What was an aha moment for you? The viewer is also an important part of your work. For a gaze to last you must purposely create open-ended questions for the viewer.
Best thing you like about the arts in Louisville? There is a little bit of everything.
What has been your favorite class at KyCAD thus far? Capstone, I am able to find myself within my work. I also can test out newly learned skills from other classes or other works. This class helps tremendously shaping who you and your art are.
An Interview with Céline Browning
Artist, Professor of Studio Arts at KyCAD
Who is Professor Céline Browning? I am an artist, art writer and educator from Chicago. Using the vocabulary of surrealism and pop-art, I deconstruct, combine, and repurpose familiar functional objects, creating an uncanny visual language that reimagines what these objects signify.
What drives your passion in the arts: as an artist and professor of studio arts? The capacity of art to create positive social change.
You’ve just been awarded a wonderful opportunity. Can you tell us about it? And what it would mean for you as an educator and artist? One of the keys to maintaining a creative practice is understanding how you work best, and under what conditions you produce your best work. Then, you need to consistently look for opportunities to cultivate those moments. I’ve found that my work is best served by seeking out periodic spells of isolation, preferably in the woods. Thankfully, many artist residencies provide just this kind of environment. For me, residencies offer time and space. Not just physical space, but more importantly, mental space.
Who is your favorite artist (or two)? There are so many. A few of the artists whose work I return to again and again are Lee Bontecou, Mona Hatoum, and Doris Salcedo. Sometimes the work of Giorgio de Chirico and Lenora Carrington haunts my dreams.
What is your favorite food? Chicago-style hot dogs. Hands down.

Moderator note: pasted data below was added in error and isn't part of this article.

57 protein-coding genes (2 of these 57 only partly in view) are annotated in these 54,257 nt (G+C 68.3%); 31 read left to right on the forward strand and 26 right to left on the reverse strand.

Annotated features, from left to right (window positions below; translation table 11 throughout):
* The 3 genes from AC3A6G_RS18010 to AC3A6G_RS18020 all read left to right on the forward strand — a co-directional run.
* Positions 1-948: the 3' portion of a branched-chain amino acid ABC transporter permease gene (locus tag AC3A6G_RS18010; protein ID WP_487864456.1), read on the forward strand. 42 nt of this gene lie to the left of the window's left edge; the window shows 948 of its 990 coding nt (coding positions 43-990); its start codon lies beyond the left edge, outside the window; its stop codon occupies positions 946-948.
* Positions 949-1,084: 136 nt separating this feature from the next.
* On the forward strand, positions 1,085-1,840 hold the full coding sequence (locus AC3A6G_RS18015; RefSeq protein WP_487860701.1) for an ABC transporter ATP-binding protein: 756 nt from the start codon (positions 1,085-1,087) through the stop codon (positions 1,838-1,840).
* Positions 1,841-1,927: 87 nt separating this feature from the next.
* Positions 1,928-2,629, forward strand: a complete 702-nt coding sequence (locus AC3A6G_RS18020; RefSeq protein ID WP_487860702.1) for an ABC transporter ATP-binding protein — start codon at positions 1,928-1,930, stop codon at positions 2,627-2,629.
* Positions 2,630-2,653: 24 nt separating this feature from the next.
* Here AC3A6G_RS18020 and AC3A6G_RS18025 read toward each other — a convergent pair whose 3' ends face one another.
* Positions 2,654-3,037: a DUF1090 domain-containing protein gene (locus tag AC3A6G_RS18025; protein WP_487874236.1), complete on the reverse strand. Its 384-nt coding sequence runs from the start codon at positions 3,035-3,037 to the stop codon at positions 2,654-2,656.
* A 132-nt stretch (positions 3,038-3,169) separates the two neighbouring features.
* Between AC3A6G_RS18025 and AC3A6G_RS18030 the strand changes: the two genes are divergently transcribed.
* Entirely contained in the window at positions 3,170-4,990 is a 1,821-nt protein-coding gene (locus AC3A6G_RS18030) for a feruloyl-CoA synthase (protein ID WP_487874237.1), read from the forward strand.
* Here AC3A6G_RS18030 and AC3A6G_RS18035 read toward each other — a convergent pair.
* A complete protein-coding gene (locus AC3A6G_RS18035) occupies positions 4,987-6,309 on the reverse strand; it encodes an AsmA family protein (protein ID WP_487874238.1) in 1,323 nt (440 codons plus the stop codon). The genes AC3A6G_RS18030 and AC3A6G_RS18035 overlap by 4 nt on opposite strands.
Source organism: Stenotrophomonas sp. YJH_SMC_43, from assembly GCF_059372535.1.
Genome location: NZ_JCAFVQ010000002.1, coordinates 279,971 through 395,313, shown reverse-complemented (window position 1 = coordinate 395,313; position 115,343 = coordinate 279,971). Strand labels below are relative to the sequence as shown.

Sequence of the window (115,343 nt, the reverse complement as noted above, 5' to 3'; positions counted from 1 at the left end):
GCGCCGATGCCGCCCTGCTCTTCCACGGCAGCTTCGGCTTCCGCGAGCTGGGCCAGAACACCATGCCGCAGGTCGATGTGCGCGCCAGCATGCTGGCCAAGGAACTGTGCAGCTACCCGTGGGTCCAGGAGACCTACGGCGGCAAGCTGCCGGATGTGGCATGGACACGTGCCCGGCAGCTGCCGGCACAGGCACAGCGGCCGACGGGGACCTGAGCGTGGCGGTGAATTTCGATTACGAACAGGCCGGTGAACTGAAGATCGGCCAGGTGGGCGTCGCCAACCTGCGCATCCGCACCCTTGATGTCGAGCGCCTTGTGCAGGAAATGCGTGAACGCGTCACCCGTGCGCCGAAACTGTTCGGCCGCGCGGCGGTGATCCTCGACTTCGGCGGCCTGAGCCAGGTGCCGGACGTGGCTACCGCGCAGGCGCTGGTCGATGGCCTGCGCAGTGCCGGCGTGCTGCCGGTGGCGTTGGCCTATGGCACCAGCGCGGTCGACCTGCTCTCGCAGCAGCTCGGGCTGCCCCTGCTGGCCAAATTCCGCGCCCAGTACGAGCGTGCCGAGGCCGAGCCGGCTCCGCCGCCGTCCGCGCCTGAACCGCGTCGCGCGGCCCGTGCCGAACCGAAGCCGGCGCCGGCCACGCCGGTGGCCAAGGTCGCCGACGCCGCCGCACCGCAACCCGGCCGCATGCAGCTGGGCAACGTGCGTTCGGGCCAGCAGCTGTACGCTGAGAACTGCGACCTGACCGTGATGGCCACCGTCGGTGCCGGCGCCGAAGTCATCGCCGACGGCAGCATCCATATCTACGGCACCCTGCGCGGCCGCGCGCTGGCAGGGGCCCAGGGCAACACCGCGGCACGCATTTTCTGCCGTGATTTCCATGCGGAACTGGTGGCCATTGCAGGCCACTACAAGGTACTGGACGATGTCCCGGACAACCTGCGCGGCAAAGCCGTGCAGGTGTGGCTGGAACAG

Best movie you’ve seen in your lifetime? Jurassic Park. It was incredible in 1993, and it still blows my mind in 2021.
What was an aha moment for you? Realizing, after getting my BFA in studio craft and my MFA in metal, that I was actually a sculptor, and that I didn’t need to use metal to make good work.
Top three things you like about the arts in Louisville? I can’t wait to answer this question after the pandemic has died down. I moved to Louisville in August of 2020, so I still feel like I don’t really know the arts in Louisville. I will say that I love the Speed Museum, Quappi Projects, the architecture in Old Louisville, and North Lime’s donuts.
What has been your most memorable moment at KyCAD? Three-way tie:
- Accidentally setting off the alarm in the mansion and scrambling around like a headless chicken to turn it off;
- Participating in a virtual meditation led by Owsley Brown in Mindful Studio this fall;
- Attending the first Junior Capstone critique and feeling simultaneously excited by the wonderful work the students were creating and privileged that I can be part of their journey.
An Interview with Melissa Liptrap
Registrar and Unsung Hero…
How do you make a difference in the student’s lives at KyCAD? (i.e. what is most important about your role?) I really value helping students find their path to the finish line. Tracking each student’s progress toward degree completion is important, but it is also exciting to follow.
What is your favorite pastime? Growing up, I always camped with my family, but I didn’t have the same appreciation for it that I do now. I love being outdoors, camping, hiking, and exploring.